Usability deals with ergonomics of interactive tools and applications. In the Internet, the term usability is usually used in reference to ergonomics of e-commerce web sites and user applications. In their case, usability’s focus is on: intuitive navigation, making it easier for a user to browse the site in search for the information, and easy-to-grasp communication.
The term usability appears often in the Human-Computer Interaction (HCI) context.
One of the first advocates of usability, Jakob Nielsen, writes about its five most important elements:
Learnability – how easy it is for the users to perform a basic task during their first contact with an e-commerce web site?
Efficiency – how quickly does a user who has already known the web site perform the tasks?
Memorability – how quickly a user can reach proficiency in using the e-commerce web site after not having visited it for a longer time?
Errors – how many errors do the users make, how they are communicated and in what time and how can the users solve them?
Satisfaction: Do the users like to use the e-commerce web site?
The tests done by Empirix in 2006 showed that 91% of the users gives up after trying to performs a given task three times at maximum. Imagine that you are just losing a client in your e-store because he or she could not understand that they had to register to place an order.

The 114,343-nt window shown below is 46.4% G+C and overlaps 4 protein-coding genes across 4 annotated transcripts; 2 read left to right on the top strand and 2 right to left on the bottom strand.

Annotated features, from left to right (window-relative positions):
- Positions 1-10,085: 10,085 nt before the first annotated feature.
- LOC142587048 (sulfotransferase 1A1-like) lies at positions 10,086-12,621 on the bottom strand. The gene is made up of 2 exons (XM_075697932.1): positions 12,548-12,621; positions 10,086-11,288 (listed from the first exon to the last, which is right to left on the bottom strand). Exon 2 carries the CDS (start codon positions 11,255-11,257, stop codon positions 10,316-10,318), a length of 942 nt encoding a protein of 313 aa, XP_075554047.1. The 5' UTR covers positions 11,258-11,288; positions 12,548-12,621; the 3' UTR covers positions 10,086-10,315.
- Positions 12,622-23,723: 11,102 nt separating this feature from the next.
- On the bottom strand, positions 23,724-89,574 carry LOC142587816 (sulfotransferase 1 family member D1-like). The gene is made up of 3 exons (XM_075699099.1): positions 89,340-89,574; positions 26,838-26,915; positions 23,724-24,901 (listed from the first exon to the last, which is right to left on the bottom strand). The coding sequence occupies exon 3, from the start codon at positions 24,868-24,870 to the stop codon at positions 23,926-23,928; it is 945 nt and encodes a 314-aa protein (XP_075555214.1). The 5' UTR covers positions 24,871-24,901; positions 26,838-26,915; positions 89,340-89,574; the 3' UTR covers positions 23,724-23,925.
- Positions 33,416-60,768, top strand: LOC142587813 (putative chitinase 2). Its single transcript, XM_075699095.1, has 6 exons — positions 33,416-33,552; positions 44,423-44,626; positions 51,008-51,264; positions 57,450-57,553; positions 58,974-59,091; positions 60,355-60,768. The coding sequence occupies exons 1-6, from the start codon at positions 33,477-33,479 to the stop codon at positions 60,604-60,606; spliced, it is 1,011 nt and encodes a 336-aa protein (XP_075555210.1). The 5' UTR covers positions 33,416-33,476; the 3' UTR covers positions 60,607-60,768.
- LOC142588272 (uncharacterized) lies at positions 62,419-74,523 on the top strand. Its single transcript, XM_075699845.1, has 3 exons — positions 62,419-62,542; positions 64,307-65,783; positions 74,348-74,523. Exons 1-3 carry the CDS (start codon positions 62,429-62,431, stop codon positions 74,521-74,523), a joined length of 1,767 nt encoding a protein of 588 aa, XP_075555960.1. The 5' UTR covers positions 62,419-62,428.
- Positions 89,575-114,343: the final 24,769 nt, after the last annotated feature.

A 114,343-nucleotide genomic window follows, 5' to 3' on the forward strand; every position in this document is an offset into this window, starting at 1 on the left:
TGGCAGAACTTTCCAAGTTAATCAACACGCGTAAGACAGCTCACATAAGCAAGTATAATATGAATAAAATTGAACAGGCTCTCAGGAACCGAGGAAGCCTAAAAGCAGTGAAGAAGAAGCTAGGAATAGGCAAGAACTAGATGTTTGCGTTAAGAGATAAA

According to the same study, 36% of the users declare that they will not go into business with a firm that has failed a given user’s expectations on the Internet. Imagine that your potential client cannot find a description of one of your services on your web site. Empirix also reveals that 20% of the users declare that negative experiences online connected with a firm motivated them to resign from further cooperation with it.
The whole story with conventions starts when an interaction designer delivers his or her work (prototypes, interactive wireframes and mockups, documentation, or something like this) to a graphic designer. I currently work with a couple of e-commerce web graphics and they all perfectly understand that what they are doing is an applied art. We want it to be beautiful, alluring and pleasant but it has to be useful, first of all. It has to perform its function. Sometimes, we choose the compromise and use something which lies somewhere in between, sometimes a perfect synergy is achieved and we create something truly beautiful and useful at the same time. In your everyday work, you have to be ready for frequent consultations with the graphic designers, though. If you do not like to communicate, you should not deal with interaction designing.
Let’s come back to conventions so that I can present you some of them. A convention is placing a web site’s logo in the upper left corner. The logo is usually clickable and leads to the home page. Highlighting the elements of the text which are clickable is also a convention. Change of colors of the already-visited links is another useful convention. Even the term of the shopping cart is a convention in e-commerce.
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